Mark your calendars: the high-profile tech incubator Y Combinator holds its Demo Day in August. Even though its alumni include runaway tech successes AirBnB and Dropbox, much of the scrutiny will land on the handful of biotechnology companies that, for the first time, Y Combinator is admitting to its program for the upcoming summer session.
The hacker enclave is starting an experiment to see whether biotech innovators can become more like Web entrepreneurs—quickly launching lean, agile startups that get a first-stage product out as soon as possible to reap some revenue and tap into feedback from potential users and investors. Y Combinator chose its first few biotechs in private meetings this week but declined to release the names. The incubator’s new part-time partner Elizabeth Iorns, a Y Combinator alumna and former cancer researcher, was recently hired to help evaluate biotech applicants. Iorns is also a spokesperson for Y Combinator’s expansion into life sciences.
Iorns told Xconomy that Y Combinator will consider startups from any life sciences sector, including medical devices and diagnostic imaging systems. “At this stage, we’re really wide open,” she says. “This is really very much an experiment.”
The only detail Iorns divulged about the first several biotech participants is that they’re working on “research tools that have longer term medical applications.” The door is still open; candidates can apply for the summer program until the end of May.
Y Combinator’s decision to expand into life sciences has changed its overall investment structure. Because biotechs need more cash, the incubator will increase its own commitment to all startups, not just biotechs, to $120,000 per company. The higher funding level was also intended to support other capital-intensive projects, such as computer hardware startups.
The move into biotech has also sparked online debate, including skepticism that after launching more than 600 Web startups since 2005, Y Combinator has the know-how to shepherd life science companies. Other criticism seems rooted in anxiety about cultural divides breaking down; that the influence of Web technology will have a pernicious effect on the next generation of biologists.
In a sense, though, that cat is already out of the bag, let loose in part by Y Combinator itself. One of its alumni is Experiment.com (formerly named Microryza), a crowdfunding platform that allows biomedical entrepreneurs to raise seed money for research when they lack access to established financing sources such as government grants.
Another was started by Iorns herself. She used her summer 2011 residence at Y Combinator to co-found the Palo Alto, CA-based Science Exchange, an online marketplace that helps scientists outsource some of their experiments to research centers whose expensive equipment would otherwise remain idle part of the time. This reduces capital outlays for biotech startups, because they don’t have to raise huge amounts to buy all the equipment themselves.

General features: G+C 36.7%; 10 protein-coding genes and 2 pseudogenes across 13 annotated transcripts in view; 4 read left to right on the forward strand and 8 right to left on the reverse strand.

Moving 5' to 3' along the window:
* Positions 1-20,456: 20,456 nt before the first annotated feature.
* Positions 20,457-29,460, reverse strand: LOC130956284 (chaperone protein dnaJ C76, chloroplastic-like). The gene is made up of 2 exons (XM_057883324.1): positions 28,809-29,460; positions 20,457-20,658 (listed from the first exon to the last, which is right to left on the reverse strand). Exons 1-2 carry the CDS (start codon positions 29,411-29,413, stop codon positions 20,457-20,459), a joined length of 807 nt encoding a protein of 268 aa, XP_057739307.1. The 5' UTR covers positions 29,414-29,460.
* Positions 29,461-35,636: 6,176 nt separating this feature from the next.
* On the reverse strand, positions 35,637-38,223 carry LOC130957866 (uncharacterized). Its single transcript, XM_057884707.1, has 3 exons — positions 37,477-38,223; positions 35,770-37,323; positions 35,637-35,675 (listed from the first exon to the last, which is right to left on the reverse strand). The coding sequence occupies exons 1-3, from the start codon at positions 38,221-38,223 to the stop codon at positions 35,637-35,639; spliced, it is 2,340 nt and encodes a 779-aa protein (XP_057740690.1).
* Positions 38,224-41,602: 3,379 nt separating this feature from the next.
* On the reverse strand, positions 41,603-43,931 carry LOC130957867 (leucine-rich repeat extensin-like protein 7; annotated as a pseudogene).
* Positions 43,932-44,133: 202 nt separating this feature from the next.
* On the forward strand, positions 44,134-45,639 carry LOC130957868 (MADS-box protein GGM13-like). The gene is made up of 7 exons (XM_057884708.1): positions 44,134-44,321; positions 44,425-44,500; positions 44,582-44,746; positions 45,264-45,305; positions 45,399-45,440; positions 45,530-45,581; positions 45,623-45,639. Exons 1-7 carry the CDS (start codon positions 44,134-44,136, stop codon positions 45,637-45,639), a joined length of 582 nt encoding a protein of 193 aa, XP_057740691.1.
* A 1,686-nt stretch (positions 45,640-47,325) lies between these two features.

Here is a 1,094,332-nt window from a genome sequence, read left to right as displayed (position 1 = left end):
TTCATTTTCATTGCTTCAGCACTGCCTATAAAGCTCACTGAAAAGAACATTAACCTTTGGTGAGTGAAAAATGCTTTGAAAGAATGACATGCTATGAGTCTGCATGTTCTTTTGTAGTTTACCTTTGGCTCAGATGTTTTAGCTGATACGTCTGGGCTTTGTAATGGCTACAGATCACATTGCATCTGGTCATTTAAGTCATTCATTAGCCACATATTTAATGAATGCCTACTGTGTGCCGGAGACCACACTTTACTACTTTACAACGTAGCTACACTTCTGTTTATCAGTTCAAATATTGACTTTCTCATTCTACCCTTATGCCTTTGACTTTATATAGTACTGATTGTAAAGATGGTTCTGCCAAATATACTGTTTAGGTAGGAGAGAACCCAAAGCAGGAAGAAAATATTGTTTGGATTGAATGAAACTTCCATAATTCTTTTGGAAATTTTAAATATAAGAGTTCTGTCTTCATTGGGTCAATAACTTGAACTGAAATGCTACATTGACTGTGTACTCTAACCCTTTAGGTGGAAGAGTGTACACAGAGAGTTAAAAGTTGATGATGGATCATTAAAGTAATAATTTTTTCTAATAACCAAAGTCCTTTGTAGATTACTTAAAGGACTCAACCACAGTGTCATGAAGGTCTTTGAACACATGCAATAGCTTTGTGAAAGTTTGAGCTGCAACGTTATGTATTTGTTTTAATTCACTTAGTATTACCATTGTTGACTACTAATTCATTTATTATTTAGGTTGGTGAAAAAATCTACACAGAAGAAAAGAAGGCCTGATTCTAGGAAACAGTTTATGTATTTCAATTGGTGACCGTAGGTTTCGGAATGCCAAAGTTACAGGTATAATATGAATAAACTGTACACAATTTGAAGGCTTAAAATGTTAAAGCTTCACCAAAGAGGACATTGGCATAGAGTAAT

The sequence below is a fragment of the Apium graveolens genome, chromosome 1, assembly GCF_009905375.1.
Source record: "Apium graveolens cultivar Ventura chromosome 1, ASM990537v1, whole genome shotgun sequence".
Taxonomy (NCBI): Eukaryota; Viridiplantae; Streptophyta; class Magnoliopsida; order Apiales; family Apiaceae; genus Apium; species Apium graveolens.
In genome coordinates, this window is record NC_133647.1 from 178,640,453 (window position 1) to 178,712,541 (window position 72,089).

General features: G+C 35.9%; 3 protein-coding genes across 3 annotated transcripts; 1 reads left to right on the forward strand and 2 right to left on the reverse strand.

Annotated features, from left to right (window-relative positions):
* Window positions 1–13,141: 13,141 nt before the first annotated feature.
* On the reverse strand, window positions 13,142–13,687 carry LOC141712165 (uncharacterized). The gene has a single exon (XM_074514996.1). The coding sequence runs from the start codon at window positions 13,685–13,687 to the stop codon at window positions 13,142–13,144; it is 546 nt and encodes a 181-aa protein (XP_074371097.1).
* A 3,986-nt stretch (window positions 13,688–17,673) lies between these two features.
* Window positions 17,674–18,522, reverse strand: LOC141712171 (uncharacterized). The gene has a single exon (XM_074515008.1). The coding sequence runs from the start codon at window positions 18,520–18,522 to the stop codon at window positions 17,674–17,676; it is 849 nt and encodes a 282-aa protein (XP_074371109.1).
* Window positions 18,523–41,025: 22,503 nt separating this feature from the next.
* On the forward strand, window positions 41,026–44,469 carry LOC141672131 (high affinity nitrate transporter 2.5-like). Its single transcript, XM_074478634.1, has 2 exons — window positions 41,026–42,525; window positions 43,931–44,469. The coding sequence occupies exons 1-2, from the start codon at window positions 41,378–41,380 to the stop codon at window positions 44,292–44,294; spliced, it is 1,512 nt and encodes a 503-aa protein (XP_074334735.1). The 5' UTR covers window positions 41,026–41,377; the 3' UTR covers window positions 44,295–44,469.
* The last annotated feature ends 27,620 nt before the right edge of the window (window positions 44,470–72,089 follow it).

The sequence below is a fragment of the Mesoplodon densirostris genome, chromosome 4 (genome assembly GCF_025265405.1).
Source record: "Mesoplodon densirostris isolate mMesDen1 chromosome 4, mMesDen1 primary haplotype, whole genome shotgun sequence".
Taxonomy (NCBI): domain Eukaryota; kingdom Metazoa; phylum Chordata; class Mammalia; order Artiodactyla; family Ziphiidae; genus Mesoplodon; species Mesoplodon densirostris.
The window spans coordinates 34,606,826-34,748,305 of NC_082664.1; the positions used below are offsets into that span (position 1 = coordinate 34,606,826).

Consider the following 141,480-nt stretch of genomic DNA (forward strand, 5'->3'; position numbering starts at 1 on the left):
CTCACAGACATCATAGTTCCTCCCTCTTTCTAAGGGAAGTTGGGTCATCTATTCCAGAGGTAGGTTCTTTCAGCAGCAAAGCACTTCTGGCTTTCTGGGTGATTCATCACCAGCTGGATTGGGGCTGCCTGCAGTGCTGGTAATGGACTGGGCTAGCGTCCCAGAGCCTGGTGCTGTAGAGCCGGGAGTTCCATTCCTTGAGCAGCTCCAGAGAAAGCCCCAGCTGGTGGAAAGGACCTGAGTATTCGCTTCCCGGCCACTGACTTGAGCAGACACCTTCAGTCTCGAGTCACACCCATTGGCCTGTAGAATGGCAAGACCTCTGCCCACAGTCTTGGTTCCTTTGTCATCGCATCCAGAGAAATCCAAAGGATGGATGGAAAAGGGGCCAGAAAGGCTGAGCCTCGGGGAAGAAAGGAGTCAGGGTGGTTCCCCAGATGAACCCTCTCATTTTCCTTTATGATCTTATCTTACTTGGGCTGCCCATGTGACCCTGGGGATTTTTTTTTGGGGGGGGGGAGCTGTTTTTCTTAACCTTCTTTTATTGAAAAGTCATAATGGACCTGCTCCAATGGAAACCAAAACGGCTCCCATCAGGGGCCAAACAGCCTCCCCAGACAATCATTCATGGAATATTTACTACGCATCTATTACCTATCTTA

One young scientist (and Science Exchange user) says Y Combinator’s program, with Iorns involved, should work well for life sciences companies. “I think it is very transferable,” says Ethan Perlstein, who in 2013 bootstrapped his own rare-disease drug discovery lab and now rents space in a corporate-sponsored incubator in San Francisco. “I’ll be really interested to see what the first batch of biotech companies looks like.”
On-demand services like Science Exchange could spark an expansion of biotech entrepreneurship in the same way that Amazon lowered barriers to entry in the hi-tech world by hosting other companies’ apps and other products on its servers, Iorns contends: “Amazon Web Services transformed Web development.”
Another factor is the emergence of incubators where small companies can rent laboratory bench space for as little as $1,000 a month. “Fundamentally the economics and timelines for biotechs have really changed,” Iorns says.
Traditional VCs already know that biotech structures can be made more virtual or “modular,” to use a software term. But Iorns extends a more radical idea to the conservative biomedical world: “Anybody can do this if you have a great idea. You don’t necessarily need to have a tenure track position (in a university) to do research.”
The tech world has long celebrated its upstart heroes who began in dorm rooms or garages. But the prospect of a similar opening of biomedical entrepreneurship has set off some cultural tremors.
Should a former post-doctoral student, stymied by a lack of faculty positions, use a crowdfunding site to ask ordinary folks to finance a therapeutics startup? What about undergraduates? How will the resulting research be validated if that student isn’t working under a university professor toward publication in a peer-reviewed journal? These worries have surfaced most noticeably in a news story from Nature, the elite publisher of peer-reviewed scientific journals, that questioned Y Combinator’s financial support of the Immunity Project. At the time of the backing, the independent initiative to develop an HIV vaccine had not yet published its research. … Next Page »